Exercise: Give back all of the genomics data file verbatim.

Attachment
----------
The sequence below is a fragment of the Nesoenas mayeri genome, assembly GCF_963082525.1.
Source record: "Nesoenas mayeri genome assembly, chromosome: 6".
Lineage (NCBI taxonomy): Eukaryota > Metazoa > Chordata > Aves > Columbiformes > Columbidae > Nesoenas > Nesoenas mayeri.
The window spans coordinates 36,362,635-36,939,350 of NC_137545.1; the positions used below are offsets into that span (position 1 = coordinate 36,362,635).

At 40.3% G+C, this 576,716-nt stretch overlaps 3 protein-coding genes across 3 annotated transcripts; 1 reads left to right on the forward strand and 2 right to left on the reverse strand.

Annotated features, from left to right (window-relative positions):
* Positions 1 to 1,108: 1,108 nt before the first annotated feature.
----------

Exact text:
The sequence below is a fragment of the Nesoenas mayeri genome, assembly GCF_963082525.1.
Source record: "Nesoenas mayeri genome assembly, chromosome: 6".
Lineage (NCBI taxonomy): Eukaryota > Metazoa > Chordata > Aves > Columbiformes > Columbidae > Nesoenas > Nesoenas mayeri.
The window spans coordinates 36,362,635-36,939,350 of NC_137545.1; the positions used below are offsets into that span (position 1 = coordinate 36,362,635).

At 40.3% G+C, this 576,716-nt stretch overlaps 3 protein-coding genes across 3 annotated transcripts; 1 reads left to right on the forward strand and 2 right to left on the reverse strand.

Annotated features, from left to right (window-relative positions):
* Positions 1 to 1,108: 1,108 nt before the first annotated feature.